The procedure, aimed at preventing infection, presented "no problems, no difficulties at all," said Corzine's surgeon, Robert Ostrum.
Ostrum added that the governor was able to move all his limbs, including the fractured left leg, "which to me is a good sign."
The governor yesterday also had a tube installed to drain fluid from the area around his right lung, said Steven V. Ross, the hospital's head of trauma and emergency medical services. Corzine underwent the same procedure - which is common in patients with chest trauma - on his left side on Sunday.
Doctors said there were no more surgeries planned for the governor.
They said that Corzine, who fractured 10 ribs, his breastbone, collarbone and a vertebra in addition to his left leg, showed no signs of major organ damage, complications or infections.
"He is amazingly coming through this with less trouble than we'd expect, but we'll continue to be vigilant," Ross said. "A patient is not out of the woods until they're out of the hospital. He's certainly not out of the woods yet."
Ross said there was no immediate plan to remove the governor's breathing tube, which he said would stay in for "as long as it takes." He said Corzine had the ability to breathe but needed the ventilator because he was so heavily sedated to relieve the pain from his injuries.
While the governor has been very lucky so far, doctors said he remained at risk of developing serious complication from his injuries, including pneumonia and blood clots, particularly in his injured leg.
Corzine also faces "a long haul ahead" when it comes to rehabilitating that leg, Ostrum said, but "I expect him to be walking well in three to six months."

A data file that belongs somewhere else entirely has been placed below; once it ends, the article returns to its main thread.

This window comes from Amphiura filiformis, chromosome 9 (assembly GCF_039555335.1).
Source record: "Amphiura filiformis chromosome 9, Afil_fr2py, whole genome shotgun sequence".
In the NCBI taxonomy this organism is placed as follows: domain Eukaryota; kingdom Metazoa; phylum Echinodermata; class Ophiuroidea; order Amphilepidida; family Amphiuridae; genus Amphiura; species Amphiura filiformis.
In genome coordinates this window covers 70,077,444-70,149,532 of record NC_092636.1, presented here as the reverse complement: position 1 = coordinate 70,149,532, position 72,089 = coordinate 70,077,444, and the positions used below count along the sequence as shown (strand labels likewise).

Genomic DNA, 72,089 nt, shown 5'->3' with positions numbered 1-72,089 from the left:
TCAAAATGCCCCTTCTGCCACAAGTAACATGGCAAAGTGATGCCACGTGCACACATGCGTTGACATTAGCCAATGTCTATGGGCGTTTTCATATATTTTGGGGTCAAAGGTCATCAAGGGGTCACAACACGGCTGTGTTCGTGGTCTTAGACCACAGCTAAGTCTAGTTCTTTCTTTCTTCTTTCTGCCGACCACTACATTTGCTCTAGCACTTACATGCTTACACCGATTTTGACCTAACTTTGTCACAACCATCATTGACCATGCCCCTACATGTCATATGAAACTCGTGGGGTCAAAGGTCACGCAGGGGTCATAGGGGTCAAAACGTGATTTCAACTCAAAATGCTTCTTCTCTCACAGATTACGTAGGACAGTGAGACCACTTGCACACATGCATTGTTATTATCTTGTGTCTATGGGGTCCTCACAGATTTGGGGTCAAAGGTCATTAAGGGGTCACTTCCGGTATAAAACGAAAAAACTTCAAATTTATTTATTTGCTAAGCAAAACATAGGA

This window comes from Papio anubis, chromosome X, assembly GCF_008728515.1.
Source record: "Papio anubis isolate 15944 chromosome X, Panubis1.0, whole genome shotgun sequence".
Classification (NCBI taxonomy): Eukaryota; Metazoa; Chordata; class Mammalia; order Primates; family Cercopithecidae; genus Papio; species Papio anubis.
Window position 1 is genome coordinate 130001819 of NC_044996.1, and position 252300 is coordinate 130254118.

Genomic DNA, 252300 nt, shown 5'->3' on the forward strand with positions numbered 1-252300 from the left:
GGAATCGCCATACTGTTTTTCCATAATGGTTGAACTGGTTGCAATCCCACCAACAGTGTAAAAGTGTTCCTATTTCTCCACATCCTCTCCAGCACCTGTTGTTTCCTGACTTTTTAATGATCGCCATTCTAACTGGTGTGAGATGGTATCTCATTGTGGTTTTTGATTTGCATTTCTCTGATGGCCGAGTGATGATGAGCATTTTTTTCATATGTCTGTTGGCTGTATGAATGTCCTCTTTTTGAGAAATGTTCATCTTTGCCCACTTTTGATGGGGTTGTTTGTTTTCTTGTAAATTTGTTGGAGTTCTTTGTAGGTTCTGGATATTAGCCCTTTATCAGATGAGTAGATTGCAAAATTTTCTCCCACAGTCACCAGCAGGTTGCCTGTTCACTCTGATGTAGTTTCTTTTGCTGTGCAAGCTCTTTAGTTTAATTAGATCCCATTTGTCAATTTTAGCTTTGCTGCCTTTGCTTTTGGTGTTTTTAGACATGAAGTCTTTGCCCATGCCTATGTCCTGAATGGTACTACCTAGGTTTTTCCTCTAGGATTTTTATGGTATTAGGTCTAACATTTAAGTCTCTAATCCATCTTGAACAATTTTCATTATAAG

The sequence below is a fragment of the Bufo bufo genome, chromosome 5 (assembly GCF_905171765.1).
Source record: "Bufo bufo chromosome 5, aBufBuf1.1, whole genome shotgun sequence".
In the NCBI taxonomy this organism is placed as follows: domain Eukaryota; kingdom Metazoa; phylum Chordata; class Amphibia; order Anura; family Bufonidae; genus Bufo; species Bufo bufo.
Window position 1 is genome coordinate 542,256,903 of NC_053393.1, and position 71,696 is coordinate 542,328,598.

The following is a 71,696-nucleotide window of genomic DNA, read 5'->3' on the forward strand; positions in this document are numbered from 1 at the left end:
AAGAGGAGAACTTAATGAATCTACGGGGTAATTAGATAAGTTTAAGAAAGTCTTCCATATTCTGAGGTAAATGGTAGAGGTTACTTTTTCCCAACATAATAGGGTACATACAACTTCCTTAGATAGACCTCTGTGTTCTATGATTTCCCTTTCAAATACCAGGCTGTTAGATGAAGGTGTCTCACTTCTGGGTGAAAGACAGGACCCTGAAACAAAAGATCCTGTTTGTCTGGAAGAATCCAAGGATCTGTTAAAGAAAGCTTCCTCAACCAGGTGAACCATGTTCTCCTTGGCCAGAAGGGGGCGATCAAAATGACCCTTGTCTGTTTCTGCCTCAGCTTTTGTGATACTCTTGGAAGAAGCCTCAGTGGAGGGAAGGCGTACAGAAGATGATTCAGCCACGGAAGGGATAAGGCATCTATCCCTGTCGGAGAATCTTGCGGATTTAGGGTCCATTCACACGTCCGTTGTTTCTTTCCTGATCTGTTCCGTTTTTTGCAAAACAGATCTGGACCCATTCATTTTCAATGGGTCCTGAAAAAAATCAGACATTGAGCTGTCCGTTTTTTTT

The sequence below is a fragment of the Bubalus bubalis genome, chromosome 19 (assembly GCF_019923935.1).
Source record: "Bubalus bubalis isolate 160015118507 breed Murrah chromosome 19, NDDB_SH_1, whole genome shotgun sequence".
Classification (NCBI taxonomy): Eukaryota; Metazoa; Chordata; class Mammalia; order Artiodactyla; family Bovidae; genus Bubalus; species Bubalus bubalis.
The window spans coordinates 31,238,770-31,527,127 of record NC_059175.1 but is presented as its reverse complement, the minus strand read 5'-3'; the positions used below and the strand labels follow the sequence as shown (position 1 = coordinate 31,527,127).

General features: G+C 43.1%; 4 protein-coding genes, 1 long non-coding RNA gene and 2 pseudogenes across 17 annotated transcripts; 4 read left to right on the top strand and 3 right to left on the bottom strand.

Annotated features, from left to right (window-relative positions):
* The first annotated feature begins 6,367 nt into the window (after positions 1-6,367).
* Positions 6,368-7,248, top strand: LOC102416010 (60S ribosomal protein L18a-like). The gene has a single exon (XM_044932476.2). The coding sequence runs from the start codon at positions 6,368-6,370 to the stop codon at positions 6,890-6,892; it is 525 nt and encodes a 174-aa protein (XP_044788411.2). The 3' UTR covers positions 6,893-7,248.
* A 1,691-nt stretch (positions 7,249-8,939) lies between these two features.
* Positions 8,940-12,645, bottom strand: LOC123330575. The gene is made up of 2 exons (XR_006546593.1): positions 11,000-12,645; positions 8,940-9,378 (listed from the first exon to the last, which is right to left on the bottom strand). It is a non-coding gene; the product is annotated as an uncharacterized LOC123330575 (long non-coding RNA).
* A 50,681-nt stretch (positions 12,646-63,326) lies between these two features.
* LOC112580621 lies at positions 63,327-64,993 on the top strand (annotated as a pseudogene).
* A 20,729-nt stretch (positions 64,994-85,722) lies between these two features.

The surgeon dismissed the minor break in a lower back vertebra as the least of the governor's worries and injuries, calling it "a nothing fracture."
The governor showed no evidence of brain damage, Ross said, adding that nurses were conducting neurological assessments on an hourly basis. He added the governor was still unable to eat, and was being fed through a tube, but was responsive to medical staff and family, and was able to answer yes or no questions.
Asked when Corzine might be able to take over the reins of state government from Senate President Richard J. Codey, who took over as acting governor Thursday night, Ross said he wasn't sure.
Ross also said it was hard to know whether Corzine, whom he said recalled parts of the accident when he was first transported to the hospital, would remember anything about it later.
State police accident investigators yesterday were still working on piecing together exactly what happened and who - if anyone - was to blame for the accident, during which the governor apparently was not wearing his seat belt.
No charges have been filed in connection with the crash, which occurred about 6 p.m. Thursday on the Garden State Parkway in Galloway Township as Corzine's two-SUV motorcade was making its way from Atlantic City to Princeton.
In a preliminary report issued over the weekend, state police said the motorcade had its emergency lights flashing, which prompted the driver of a red pickup truck ahead to pull onto the shoulder to get out of the way.
The pickup's driver then accidentally steered partway back onto the roadway, and into the path of a white pickup. The white pickup swerved left into the governor's SUV, which crashed into the guardrail, state police said.
State police yesterday again deflected questions about whether the trooper driving Corzine was speeding at the time of the accident. Capt. Al Della Fave, state police spokesman, said that the accident investigation was not complete and that "we are not prepared to speak to speed at this time."
Contact staff writer Jennifer Moroz at 609-989-8990 or firstname.lastname@example.org.
Inquirer staff writer Marie McCullough contributed to this article.